Symptoms of mental illness?
Originally Published: October 1, 1994 - Last Updated / Reviewed On: March 21, 2014
What are some signs of mental illness? I know that this is a pretty general question, but I need all the info you can give me.
Mental illness is typically defined as a medical condition that significantly disrupts an individual's thinking, mood, relationships with others, and/or daily functioning. The severity of any sign or symptom of mental illness can vary quite a bit between people. Individuals may feel their symptoms rise and fall depending on various factors, like stressors, for example. Furthermore, mental and physical health goes hand-in-hand. In other words, signs and symptoms of mental and physical health can affect one another. While certain symptoms of medical conditions and mental illness may be used in diagnosis, try to also remember that simply the presence of symptoms does not equal a diagnosis — it’s a good idea to leave that to a mental health professional.
It’s hard to encapsulate one list of signs for every mental illness, because every mental illness can be quite different. Here are some of the most common mental illnesses and a very brief list of some of their symptoms:
Major depression. Major depressive disorder often includes feelings of extreme sadness, hopelessness, lethargy and sometimes suicidal thoughts that last more than two weeks. You can check out Friend is depressed—how to help? for more in-depth information on depression.
Schizophrenia. Schizophrenia is classified by the inability to think clearly, manage emotions, make decisions, and relate to others. There is more detailed information for readers curious about schizophrenia in Do I have schizophrenia? and Schizophrenia — Are genes involved?.
Bipolar disorder. Symptoms of bipolar disorder can include recurring episodes of mania and depression. Episodes of mania and depression can last from one day to several months. Mania is typically characterized by feelings of extreme irritability and/or euphoria along with symptoms such as agitation, increased energy, or increased risk-taking behavior. You can read about more specific information on bipolar disorder in Bipolar disorder: Am I at risk?.
- Obsessive-compulsive disorder (OCD). OCD symptoms include persistent intrusive, illogical thoughts, unwanted ideas, or irrational impulses that interfere with an individual’s life and last for at least an hour a day. A detailed look at the prevalence and medical understanding of OCD is explained in I think I have obsessive-compulsive disorder (OCD).
Post-traumatic stress disorder (PTSD). PTSD is characterized by recurrent nightmares or flashbacks, insomnia, exaggerated physical reactions to triggers that symbolize or resemble the traumatic event, avoidance of activities, places or people that remind the person of the trauma, and feelings of detachment or estrangement from others. Post-active duty — Post-traumatic stress disorder (PTSD)? shares some advice for helping a loved one cope with PTSD.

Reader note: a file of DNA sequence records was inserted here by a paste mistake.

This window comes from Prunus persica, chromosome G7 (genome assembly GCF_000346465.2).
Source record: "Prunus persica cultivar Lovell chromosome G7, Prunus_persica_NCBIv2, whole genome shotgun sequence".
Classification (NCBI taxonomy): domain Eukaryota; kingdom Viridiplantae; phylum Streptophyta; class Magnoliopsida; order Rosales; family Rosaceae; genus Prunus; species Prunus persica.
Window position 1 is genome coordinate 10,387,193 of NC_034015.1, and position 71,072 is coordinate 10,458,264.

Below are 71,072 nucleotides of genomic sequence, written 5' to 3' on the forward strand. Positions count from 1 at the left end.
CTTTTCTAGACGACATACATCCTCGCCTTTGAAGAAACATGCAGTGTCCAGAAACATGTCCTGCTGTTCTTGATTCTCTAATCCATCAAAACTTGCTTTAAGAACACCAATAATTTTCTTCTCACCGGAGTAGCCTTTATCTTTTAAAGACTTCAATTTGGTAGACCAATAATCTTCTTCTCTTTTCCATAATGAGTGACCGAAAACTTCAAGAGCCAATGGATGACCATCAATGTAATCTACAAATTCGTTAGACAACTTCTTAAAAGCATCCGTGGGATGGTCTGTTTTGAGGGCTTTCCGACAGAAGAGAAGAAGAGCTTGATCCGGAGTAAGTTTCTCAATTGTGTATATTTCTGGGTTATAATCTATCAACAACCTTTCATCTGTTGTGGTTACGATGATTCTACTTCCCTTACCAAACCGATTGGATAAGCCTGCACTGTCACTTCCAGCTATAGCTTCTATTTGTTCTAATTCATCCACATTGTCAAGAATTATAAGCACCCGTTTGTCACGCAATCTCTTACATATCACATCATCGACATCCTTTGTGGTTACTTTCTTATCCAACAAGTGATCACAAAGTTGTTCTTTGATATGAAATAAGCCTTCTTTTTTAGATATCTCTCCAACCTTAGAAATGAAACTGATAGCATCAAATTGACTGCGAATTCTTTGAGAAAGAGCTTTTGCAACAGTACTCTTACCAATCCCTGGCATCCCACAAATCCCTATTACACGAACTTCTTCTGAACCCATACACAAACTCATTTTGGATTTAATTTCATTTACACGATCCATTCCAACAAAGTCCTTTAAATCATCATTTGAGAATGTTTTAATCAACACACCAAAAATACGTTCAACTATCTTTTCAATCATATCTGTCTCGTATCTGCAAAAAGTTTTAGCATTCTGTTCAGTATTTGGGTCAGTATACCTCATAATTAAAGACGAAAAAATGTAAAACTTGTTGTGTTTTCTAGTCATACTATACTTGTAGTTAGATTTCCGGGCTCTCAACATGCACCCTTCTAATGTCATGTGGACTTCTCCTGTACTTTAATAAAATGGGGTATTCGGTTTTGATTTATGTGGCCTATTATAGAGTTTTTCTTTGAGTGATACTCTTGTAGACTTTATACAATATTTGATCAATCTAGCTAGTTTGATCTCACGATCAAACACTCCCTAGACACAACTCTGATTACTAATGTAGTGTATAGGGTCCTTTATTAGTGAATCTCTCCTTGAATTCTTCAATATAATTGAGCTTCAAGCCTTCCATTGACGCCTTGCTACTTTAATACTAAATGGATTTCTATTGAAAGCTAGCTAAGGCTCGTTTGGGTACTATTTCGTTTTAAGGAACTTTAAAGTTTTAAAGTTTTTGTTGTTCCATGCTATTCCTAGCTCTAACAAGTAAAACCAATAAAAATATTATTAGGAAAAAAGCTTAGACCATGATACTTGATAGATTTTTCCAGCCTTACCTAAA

- Borderline personality disorder (BPD). Often people who suffer from borderline personality disorder experience emotional dysregulation that is characterized by persistent instability in moods, interpersonal relationships, self-image, and behavior. Information on borderline personality disorder symptoms and helpful resources are shared in Borderline personality disorder.
- Attention-deficit disorder (ADD) and attention-deficit/ hyperactivity disorder (ADHD). ADD and ADHD are generally defined by inattention, hyperactivity, and impulsivity. A more in-depth discussion of symptoms of ADD and ADHD is available in What is attention-deficit/hyperactivity disorder (ADHD)?.
- Eating disorders. Disordered eating can be strategy for coping with severe stress and anxiety through self-destructive attitudes and behaviors associated with food and eating. There are different types of eating disorders and resources reviewed in Eating disorders vs. normal eating.
- Anxiety disorders. Anxiety disorders are typically described as periods or instances of extreme anxiety, sometimes coupled with panic attacks that can be overwhelming and terrifying. Additional information on anxiety and symptoms of anxiety disorders is discussed in Help for agoraphobia and Panic attacks.
Mental illness also impacts the lives of more than 60 million Americans, regardless of age, race, religion, or income. While these facts can describe mental illness on a general level, the various types of mental illness and diagnoses can have very different signs and symptoms. The National Alliance on Mental Illness’s list of common illnesses or the Go Ask Alice! Emotional Health archives can lend even more information on specific and general mental health information. Mental health resources in your area may also be a great way to ask more questions in person.
If you’re a Columbia student, Counseling and Psychological Services are available on the Morningside campus, while Mental Health Services are available to students at the Medical Center. For non-Columbia students, the Mental Health America website has resources on finding therapy resources near you. A common misconception is that you need to be in crisis to talk to a counselor — instead counselors can be great sources of information that can help you learn more about yourself and about others in your life.
Hope this helps!